Dublin’s famed Abbey Theatre has returned to New York with a new one-man show created and performed by Eamon Morrissey, veteran actor of the Irish stage and screen. Maeve’s House, which centers on the life and work of writer Maeve Brennan, is playing at the Irish Arts Center through November 10 (its run was recently extended for five more performances), and is a must-see for anyone who loves New York and wonderful writing. The show comes straight from the Dublin Theatre Festival, where it debuted to enthusiastic reviews.
The Dublin-born Brennan moved to Washington, DC at seventeen, in 1934, when her father, Robert Brennan, was appointed as the Irish Free State’s First Minister to the United States. She headed to New York in the early 1940s and found her voice in the ’50s and ’60s at publications including Harper’s Bazaar and The New Yorker. In the latter’s Talk of the Town section, in her “communications from our friend the long-winded lady,” Brennan, ever the “traveler in residence,” turned her gimlet eye to her adopted city. In her short stories, many of which were set in her her childhood home of 48 Cherryfield Avenue in the Dublin suburb of Ranelagh, she measured the depths and the surface of loneliness and disappointed yearning. It was one such story, Twelfth Wedding Anniversary, published in The New Yorker in September 1966, that stood out to a young Eamon Morrissey as he flipped through the magazine one evening on his way from Brooklyn to Broadway, where he was appearing in the U.S. premiere of Brian Friel’s Philadelphia, Here I Come!
In Maeve’s House, Morrissey’s story of Brennan begins with that moment, which had this native New Yorker delighted from the get-go: “The subway journey from Clark Street station in Brooklyn Heights under the East River to Wall Street in the city takes no more than a few minutes,” he says, as the sound of the train quietly rattles in the background and lights go up on a minimalist set equally imaginable as subway or a sitting room. “Yet, in the tunnel under the river the train reaches incredible levels of noise and of speed. It is as if the train and driver can finally give vent to the constant frustration of their stop-start lives, or perhaps, they too are aware of the East River just above them and want as quickly as possible to ‘get out of there.’ For me, it was a nightly routine trip that never became completely mundane, so perhaps it is fitting that, on an evening in September 1996, it was there, in that alien, subterranean world, my entire childhood and background came leaping out at me.”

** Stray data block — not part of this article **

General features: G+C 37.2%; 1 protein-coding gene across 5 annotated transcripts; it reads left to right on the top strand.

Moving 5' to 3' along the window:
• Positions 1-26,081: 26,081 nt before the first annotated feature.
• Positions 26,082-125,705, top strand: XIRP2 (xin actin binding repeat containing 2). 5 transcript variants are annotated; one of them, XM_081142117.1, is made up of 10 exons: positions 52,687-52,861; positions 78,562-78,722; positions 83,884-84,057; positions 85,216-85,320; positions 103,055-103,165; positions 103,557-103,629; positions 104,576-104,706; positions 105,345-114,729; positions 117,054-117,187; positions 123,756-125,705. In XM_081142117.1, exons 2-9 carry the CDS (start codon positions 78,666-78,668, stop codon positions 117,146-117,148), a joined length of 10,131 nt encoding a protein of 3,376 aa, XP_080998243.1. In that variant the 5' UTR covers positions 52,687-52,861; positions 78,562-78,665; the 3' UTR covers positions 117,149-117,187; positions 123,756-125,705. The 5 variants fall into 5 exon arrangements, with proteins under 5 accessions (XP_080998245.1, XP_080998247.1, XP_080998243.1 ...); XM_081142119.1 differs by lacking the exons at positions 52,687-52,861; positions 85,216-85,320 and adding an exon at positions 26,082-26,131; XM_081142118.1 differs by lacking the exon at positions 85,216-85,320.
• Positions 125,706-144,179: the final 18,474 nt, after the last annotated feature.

48 Cherryfield Avenue was also Morrissey’s childhood home – his parents had bought it from the Brennan family before they moved to Washington, and they lived there for many years. Morrissey was aware of Brennan; it was a connection his mother, also named Maeve, took pride in. But that moment on the subway, recognizing so intimately Brennan’s descriptions of the creaking stairs and the door grown out of its frame from the wet, marked the beginning of his fascination with and great esteem for her. After a number of attempts to connect, Brennan met him one afternoon at the Russian Tea Room, where they talked about Cherryfield Avenue, his impressions of New York, and writing. After leaving the Tea Room, Brennan took him to a nearby book store, where she bought him an anthology of Russian short stories and proclaimed in parting, “It’s all in there, you know.”
They never met again – Brennan, who was beginning to struggle with mental illness and alcoholism, began a sad decline that would see her often homeless in the ’70s and ’80s, and in a nursing home in Averne, New York by the time of her death in 1993, without – according to some – any memory of having been a great writer. But her works, and her words, stayed with Morrissey, and in Maeve’s House he has created a fitting, heartfelt tribute.
No stranger to one-man shows about Irish writers and their works, Morrissey, who turned 70 this year, has also written and starred in dramatic homages to Brian O’Nolan a.k.a Flann O’Brien (The Brother), Jonathan Swift (Patrick Gulliver) and James Joyce (Joycemen). But here, in addition to communicating Brennan’s life story and creative spirit, which Morrissey does with great empathy and humility, there’s something eminently personal at play, as he weaves the story of his awareness of Brennan together with flashes of his own maturing as an artist. Brennan’s biography is also interspersed with generous samples from her writing, which Morrissey, an expert storyteller, enacts wonderfully, and will likely inspire audience members to search for more of her writing after the show. At times, Morrissey’s narration blurs into Brennan’s words, making it somewhat of a challenge for those unfamiliar with her works to distinguish where one ends and the other begins. In less careful hands, this permeability could come across as slightly presumptuous, but Morrissey is deft and respectful; full of creative and personal admiration, and lament for the things that did not go as they might have. Maeve’s House is a profoundly moving play that showcases both the extraordinary talent of Maeve Brennan, and of Eamon Morrissey, who has taken it upon himself to remember her as she should be remembered.
Maeve’s House, created and performed by Eamon Morrissey and directed by Gerard Stembridge, is playing at the Irish Arts Center. Originally slated to run through November 3, the show has been extended through November 10. Running time: 70 minutes. For tickets and for further information, click here to visit the Irish Arts Center’s website, or call 212-757-3318.